antibodies-online, the world’s largest proteomics reagent distributor, was recently cited in the Nature News Feature Blame it on the antibodies, written by Monya Baker. The article, which highlights many of the persistent issues that researchers face with regards to locating and procuring high-quality proteomics reagents, mentions the antibodies-online sponsored independent validation initiative during a discussion about various proactive industry measures designed to remediate quality control concerns.
The two-year old independent validation initiative matches proteomics reagents (e.g. antibodies and ELISA kits) with independent, established laboratories in the US and Europe. These laboratories then test the reagent for efficacy and function in common research applications using established protocols and controls. Validated reagents are awarded a badge and a unique identification number and the complete laboratory report, including figures and a detailed protocol, is published for consumers to review.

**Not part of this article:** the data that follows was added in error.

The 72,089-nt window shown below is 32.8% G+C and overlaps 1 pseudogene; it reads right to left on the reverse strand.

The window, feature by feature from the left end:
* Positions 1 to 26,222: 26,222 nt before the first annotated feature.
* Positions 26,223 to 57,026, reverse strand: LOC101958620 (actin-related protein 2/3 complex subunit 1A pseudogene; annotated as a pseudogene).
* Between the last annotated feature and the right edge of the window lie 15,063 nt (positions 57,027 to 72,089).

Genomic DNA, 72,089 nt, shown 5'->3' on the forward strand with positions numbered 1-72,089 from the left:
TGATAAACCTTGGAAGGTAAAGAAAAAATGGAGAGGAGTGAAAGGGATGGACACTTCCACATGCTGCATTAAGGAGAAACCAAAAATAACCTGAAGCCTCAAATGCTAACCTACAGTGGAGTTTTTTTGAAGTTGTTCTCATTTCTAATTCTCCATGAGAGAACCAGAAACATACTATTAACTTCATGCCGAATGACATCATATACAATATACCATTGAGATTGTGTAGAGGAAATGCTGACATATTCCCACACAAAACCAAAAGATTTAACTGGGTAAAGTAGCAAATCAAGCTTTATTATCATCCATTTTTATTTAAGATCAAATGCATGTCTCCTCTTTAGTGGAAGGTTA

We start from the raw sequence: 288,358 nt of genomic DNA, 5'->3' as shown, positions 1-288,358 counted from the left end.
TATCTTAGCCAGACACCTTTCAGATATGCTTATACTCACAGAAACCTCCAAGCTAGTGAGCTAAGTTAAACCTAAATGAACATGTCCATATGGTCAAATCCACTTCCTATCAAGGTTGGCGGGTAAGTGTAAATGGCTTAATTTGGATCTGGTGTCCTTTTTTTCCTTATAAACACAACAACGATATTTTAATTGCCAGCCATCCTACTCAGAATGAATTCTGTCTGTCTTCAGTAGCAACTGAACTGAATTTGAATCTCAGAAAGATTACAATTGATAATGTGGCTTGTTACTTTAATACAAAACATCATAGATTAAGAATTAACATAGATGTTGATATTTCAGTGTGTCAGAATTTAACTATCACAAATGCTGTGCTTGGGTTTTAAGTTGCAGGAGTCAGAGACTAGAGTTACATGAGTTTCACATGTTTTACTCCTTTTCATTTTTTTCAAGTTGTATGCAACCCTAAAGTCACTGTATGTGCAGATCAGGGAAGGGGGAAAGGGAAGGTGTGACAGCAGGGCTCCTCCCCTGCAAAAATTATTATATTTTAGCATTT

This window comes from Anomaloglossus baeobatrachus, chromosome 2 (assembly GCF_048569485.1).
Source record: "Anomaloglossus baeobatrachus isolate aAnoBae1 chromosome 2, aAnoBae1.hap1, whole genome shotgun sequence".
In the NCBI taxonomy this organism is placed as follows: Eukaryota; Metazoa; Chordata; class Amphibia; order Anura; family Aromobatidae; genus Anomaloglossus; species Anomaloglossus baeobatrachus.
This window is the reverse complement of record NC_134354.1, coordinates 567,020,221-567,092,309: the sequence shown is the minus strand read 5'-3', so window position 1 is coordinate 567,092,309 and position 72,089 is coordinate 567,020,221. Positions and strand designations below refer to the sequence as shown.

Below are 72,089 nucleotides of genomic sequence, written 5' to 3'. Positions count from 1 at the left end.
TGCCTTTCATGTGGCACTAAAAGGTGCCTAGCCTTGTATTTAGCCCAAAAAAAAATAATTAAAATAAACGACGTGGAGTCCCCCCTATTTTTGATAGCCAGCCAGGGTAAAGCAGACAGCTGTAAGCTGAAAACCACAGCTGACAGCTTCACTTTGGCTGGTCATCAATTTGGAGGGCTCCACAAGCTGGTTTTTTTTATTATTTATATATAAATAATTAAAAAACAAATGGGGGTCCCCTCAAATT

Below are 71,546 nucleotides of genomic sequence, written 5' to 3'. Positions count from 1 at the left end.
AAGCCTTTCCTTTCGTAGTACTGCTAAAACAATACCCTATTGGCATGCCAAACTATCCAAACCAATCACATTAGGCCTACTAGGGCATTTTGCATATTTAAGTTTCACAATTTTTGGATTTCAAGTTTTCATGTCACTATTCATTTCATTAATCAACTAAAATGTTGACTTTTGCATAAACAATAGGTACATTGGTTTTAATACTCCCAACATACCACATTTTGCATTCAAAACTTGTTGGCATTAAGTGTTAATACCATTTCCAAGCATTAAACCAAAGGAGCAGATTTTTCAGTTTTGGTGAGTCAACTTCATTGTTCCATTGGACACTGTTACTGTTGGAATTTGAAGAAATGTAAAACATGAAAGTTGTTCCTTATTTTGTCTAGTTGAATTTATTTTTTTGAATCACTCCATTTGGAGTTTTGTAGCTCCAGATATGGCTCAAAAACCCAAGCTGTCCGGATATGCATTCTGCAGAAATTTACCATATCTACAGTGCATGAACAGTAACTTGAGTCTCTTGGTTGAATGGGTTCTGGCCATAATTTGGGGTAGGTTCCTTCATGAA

Dr. Stefan Pellenz, who directs independent validation efforts at antibodies-online, was enthused about the recent coverage of this project. “We’re thrilled that an honest, open discussion antibody validation and quality control is finally gaining traction among researchers. We think that the independent validation initiative has great potential, and we hope that more press will help convince additional suppliers to submit products for validation.”
Dr. Tim Hiddemann, co-founder and managing director of antibodies-online, also spoke recently about the independent validation initiative. “We are quite proud of the IVI. We think that it brings an unprecedented degree of transparency and validity to a historically opaque market.”
The IVI is designed to alleviate a tremendous burden on researchers, helping them to easily find products whose performance they can be sure of. The project is part of a lofty, broad goal held by the Aachen, Germany based reagent distributor. “Our aim,” said Dr. Hiddemann, “is to fundamentally improve the way that proteomics reagents are identified, purchased, and used.”